Her authoritarian style of governance enabled her to navigate through the maze of complex cult politics in south India. Senior leaders, regardless of age, would bow down and touch her feet when they met her. “Powerful Goddess (Adi parashakti)” and “Tamil Mother (Thamiz Thai)” are examples of some of the titles of veneration that Jayalalithaa’s supporters had for her. Additionally, there are numerous tales of fanaticism. For example, a female party MLA dressed in Neem leaves and walked to a temple to “ward evil spirits from [her] leader”.

Her relationship with the public had both highs and lows. Her rise to power was largely based on the sympathy the public had for a single woman attempting to climb the political ladder without the backing of a major political family. However, in her first term she received criticism for her displays of excess as was evidenced by her foster son’s record-breaking, decadent wedding. Jayalalithaa also developed a reputation for ruthlessness with her adversaries in the historically male-dominated political arena.

In 1996, Jayalalithaa underwent a devastating loss during state elections where AIADMK won only four seats. This loss was attributed to the corruption charges for which she spent approximately a month in prison. The charges, coupled with the 1999 arrests of her political opponents, converted her image into that of a “vindictive and irrational person drunk on power.” She proceeded to spend the next few years focusing on dealing with the various charges of corruption, which she and AIADMK were linked with. Despite winning another landslide victory in 2001, her legal entanglements resulted in the Supreme Court deposing her and nullifying her position as CM. O Panneerselvam was named the interim CM.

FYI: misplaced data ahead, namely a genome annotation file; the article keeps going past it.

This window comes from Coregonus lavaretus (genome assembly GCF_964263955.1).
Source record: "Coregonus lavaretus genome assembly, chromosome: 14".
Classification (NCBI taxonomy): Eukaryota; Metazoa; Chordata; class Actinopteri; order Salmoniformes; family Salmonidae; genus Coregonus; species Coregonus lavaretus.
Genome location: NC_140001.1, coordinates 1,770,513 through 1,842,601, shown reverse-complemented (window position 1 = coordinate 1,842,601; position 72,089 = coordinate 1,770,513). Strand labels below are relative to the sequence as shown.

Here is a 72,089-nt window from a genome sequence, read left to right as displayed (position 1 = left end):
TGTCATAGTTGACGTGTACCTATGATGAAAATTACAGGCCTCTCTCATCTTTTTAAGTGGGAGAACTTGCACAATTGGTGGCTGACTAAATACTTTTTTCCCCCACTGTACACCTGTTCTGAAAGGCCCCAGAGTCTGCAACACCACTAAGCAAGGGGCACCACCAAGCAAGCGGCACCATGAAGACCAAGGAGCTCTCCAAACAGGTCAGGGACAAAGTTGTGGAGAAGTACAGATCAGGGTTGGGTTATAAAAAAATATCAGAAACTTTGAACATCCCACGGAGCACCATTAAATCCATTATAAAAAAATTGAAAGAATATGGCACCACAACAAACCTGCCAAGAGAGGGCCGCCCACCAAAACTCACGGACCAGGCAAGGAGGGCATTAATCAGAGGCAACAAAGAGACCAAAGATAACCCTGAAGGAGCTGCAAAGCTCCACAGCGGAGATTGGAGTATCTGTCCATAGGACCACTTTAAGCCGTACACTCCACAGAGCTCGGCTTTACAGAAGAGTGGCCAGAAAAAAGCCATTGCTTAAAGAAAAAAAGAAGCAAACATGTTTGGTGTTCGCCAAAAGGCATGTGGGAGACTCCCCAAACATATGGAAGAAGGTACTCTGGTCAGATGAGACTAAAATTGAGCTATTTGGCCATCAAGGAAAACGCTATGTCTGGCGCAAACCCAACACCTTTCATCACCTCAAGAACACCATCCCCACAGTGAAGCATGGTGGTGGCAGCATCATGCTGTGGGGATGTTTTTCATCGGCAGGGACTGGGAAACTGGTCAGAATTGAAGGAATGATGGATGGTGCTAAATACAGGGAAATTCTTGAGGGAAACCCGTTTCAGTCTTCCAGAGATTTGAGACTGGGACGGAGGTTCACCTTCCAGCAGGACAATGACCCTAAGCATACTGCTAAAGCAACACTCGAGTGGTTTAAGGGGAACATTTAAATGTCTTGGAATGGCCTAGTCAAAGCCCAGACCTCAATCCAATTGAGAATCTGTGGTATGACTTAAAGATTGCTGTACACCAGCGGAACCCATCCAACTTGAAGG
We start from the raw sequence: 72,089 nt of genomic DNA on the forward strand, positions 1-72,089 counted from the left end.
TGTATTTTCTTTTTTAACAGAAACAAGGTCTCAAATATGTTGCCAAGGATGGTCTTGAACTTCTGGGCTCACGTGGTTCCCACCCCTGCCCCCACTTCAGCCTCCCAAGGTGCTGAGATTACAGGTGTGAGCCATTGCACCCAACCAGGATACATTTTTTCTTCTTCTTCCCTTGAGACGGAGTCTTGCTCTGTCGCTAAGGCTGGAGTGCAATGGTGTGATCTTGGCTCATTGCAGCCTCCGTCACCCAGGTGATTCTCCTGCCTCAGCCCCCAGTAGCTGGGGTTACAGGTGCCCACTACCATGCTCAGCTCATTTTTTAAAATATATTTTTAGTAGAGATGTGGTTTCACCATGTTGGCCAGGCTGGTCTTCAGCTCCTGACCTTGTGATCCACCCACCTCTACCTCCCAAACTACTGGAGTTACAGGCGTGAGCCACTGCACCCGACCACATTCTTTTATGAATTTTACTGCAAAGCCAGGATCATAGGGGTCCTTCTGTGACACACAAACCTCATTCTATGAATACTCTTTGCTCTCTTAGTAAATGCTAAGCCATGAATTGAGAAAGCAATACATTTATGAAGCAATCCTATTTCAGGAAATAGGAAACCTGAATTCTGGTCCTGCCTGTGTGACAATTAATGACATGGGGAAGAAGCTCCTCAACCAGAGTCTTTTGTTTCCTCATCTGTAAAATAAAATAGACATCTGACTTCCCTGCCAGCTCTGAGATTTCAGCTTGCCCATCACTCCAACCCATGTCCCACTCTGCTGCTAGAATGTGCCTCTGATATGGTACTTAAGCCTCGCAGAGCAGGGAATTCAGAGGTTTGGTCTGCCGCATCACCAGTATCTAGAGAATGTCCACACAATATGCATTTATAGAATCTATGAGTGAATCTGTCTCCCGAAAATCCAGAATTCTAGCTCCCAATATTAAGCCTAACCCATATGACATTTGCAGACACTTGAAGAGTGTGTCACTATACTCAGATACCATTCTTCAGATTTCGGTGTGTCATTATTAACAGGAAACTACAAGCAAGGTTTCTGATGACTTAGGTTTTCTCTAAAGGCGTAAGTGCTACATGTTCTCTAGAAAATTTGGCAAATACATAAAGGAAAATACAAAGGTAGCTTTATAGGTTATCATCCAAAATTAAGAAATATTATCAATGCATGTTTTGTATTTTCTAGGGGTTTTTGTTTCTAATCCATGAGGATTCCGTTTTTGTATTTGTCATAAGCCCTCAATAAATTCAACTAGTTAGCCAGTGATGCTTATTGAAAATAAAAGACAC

Jayalalithaa made her comeback to politics in 2003 after being cleared by the Madras High Court. Her image had suffered major setbacks through the corruption scandals, and so she revamped her image as “Amma” – a benevolent maternal figure. She began providing food and water products for extremely low costs to the poor, under the brand name “Amma”. Such was this public relations campaign that it resulted in about one-third of Tamil Nadu’s revenue spending went towards subsidies.


Her death serves a massive blow to the AIADMK party that won 136 seats in the 2016 Assembly elections and saw Jayalalithaa as the first person in 32 years to win a second consecutive term as CM. The power vacuum left behind will prove tricky to fill, as she did not choose an heir before passing away. An unmarried woman without children, Jayalalithaa had distanced herself from her family, and disowned her foster son.

The two leading contenders for leadership, Sasikala Natarajan and Panneerselvam both have viable claims; Sasikala was Jayalalithaa’s right hand woman, while Panneerselvam was chosen by Jayalalithaa as acting CM twice before. The opinion of the party towards Panneeerselvam is one of a “blind follower” of Jayalalithaa instead of someone who could lead and prevent factions from forming within the AIADMK.

Conversely, various party members have hinted that Sasikala has the party’s backing, claiming, “Sasikala is the backbone of Poes Garden” (Jayalalithaa’s residence and the symbolic seat of power).

The future for the party, however, remains unclear as Sasikala has the power to become leader of the party and CM, but it is unknown whether she has made any attempts to do so.

Last updated: December 10, 2016 | 20:26